Mark Meadows, the former White House chief of staff, was denied permission by a federal judge to move his Georgia criminal case to federal court on Friday, which could have implications for former President Donald Trump.
The Fulton County district attorney’s indictment on election subversion charges made it clear that Meadows was not the chief of staff of the White House and had a significant political role, as US District Judge Steve Jones determined.
According to Jones, a candidate for Barack Obama, the evidence presented indicates that Meadows was not performing his duties within the executive branch during most of the Overt Acts.
The ruling made on Friday will have a major impact on the former president and his fellow 18 defendants in the Fulton County district attorney’s racketeering case, although the judge stated that none of them would be affected by the ruling. Meadows is one of five defendant(s) who have already filed motions to move the case to federal court, and Trump is likely to follow suit.
Meadows’ argument that his case should be transferred to Georgia state court was unsuccessful, as the indictment relates to his official duties as White House chief of staff. His lawyers sought to have it dismissed entirely by appealing to federal court, which provides immunity for certain individuals who are prosecuted or sued for their actions in US government roles.
The judge’s ruling may have a significant impact on the other defendants attempting to move their cases. It is ominous that they are seeking to use the same federal immunity protections.
The judge made it clear in his ruling that he is not giving any opinion on the criminal case against Meadows, who has pleaded not guilty.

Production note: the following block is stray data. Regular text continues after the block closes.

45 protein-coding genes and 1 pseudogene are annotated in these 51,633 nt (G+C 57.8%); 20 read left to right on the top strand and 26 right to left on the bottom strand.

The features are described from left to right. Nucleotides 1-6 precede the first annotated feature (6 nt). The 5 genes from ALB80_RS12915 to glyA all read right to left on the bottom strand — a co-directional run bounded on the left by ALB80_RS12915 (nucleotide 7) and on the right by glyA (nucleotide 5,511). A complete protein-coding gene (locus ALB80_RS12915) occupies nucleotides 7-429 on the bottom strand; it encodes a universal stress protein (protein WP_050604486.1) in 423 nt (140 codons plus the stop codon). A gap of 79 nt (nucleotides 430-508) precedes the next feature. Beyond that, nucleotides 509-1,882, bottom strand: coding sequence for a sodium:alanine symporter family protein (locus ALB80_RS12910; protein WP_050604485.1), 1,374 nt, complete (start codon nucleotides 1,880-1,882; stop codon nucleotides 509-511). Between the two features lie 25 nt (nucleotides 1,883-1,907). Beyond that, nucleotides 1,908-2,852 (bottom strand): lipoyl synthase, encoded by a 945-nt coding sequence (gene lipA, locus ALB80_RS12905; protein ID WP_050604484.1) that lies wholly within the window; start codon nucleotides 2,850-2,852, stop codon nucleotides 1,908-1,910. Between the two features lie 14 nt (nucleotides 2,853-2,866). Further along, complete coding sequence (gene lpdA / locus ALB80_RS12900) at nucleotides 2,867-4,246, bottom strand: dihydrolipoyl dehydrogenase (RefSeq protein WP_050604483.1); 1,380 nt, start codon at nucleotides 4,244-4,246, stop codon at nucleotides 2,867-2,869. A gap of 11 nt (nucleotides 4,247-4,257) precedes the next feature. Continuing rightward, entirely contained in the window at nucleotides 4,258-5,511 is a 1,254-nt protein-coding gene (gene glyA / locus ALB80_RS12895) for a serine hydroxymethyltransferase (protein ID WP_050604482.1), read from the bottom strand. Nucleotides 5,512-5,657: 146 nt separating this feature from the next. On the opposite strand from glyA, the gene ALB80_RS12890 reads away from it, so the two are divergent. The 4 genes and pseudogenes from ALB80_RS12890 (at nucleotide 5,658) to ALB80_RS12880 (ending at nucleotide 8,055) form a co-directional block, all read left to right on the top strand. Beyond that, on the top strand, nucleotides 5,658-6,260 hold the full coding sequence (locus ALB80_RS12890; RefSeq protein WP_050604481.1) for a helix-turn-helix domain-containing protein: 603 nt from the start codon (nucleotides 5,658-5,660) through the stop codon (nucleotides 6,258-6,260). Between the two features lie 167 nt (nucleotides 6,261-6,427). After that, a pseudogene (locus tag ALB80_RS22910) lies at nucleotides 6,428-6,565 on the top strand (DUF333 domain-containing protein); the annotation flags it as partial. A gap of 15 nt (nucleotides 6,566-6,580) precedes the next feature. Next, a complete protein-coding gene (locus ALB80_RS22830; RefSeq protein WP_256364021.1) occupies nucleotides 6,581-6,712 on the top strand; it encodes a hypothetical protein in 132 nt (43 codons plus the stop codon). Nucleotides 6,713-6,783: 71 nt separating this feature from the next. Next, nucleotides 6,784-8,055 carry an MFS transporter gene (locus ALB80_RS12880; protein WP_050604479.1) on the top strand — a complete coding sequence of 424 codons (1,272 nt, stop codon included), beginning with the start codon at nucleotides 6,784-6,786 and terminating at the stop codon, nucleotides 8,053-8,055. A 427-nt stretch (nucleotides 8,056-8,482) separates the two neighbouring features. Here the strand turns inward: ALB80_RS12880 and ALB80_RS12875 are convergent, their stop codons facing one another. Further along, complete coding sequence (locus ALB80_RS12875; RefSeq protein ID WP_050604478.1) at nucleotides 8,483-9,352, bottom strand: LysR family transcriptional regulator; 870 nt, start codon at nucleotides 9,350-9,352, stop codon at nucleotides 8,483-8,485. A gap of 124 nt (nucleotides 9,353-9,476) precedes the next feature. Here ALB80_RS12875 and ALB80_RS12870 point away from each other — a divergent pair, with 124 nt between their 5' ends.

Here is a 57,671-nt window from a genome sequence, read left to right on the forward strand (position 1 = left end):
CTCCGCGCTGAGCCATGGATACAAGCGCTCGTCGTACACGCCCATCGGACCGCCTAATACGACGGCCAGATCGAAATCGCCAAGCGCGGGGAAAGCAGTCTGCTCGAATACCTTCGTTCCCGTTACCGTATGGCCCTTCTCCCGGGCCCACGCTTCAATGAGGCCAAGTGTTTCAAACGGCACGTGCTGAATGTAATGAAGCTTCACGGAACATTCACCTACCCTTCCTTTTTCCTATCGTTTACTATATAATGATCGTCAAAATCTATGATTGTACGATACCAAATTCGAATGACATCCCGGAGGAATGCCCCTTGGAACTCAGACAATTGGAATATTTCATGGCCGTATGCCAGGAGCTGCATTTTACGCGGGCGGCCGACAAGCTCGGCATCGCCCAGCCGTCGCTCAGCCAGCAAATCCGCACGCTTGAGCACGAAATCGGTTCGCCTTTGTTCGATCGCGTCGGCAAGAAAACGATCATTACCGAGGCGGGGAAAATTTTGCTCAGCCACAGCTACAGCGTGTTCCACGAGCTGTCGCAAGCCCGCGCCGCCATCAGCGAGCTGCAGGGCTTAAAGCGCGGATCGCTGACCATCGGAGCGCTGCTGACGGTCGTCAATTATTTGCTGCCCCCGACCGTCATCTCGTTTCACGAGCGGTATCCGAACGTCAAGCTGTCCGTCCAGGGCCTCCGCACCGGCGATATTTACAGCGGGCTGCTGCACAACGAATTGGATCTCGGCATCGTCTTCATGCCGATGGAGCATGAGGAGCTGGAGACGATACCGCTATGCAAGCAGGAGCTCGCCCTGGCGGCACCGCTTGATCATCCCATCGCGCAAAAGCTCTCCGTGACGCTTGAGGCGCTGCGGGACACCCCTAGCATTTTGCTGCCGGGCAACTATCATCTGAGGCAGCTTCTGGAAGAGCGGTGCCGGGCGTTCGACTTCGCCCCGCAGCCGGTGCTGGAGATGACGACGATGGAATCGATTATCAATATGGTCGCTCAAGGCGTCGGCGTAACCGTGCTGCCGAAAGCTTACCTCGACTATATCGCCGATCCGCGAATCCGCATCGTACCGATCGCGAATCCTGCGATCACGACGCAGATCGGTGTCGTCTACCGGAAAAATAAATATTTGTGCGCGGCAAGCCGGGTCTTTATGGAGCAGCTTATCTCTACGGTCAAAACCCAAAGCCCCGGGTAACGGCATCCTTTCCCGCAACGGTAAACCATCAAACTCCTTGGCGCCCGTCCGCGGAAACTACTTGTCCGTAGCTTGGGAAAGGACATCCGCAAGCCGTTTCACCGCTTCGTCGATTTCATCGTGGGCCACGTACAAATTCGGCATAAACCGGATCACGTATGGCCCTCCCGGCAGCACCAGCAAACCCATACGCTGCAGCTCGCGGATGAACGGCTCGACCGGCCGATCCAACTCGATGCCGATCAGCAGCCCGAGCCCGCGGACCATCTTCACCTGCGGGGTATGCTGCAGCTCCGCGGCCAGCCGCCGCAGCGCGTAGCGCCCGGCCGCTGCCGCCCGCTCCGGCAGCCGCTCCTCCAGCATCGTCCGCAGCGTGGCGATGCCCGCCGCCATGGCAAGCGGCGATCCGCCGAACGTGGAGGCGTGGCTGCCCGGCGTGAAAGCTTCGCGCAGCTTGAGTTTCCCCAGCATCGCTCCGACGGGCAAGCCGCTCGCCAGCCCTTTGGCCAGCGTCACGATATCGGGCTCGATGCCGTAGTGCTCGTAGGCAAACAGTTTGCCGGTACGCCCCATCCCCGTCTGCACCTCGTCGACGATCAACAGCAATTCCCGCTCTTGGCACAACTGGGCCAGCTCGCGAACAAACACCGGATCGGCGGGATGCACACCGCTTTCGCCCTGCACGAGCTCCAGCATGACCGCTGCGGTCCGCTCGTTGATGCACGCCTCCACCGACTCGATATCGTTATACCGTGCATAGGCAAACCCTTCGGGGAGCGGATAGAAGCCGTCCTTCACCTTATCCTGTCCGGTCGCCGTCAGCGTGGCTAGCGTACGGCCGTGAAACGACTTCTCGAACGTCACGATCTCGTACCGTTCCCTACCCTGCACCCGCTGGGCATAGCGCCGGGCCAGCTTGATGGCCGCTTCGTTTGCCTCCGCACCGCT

According to Jones’ writing in the decision, Meadows did not meet the “highly unlikely” standard for being removed from federal court due to his involvement in Trump campaign activities outside of his federal role as White House chief of staff.
Jones stated that the Office of the White House Chief of Staff was not colorless in its coordination of Trump campaign activities, merely working with him or herself, traveling with President Obama to his campaign events, and diverting communications to the campaign.
The judge noted that the Hatch Act, which prevents federal officials from engaging in political activities during their official duties, helped to define the White House Chief of Staff’s authority.
The prohibitions against executive branch employees, including the White House Chief of Staff, reinforce the Court’s conclusion that Meadows has not demonstrated his actions aligned with the scope of his federal executive office. The judge concluded that the removal of federal officers is irrelevant in this case.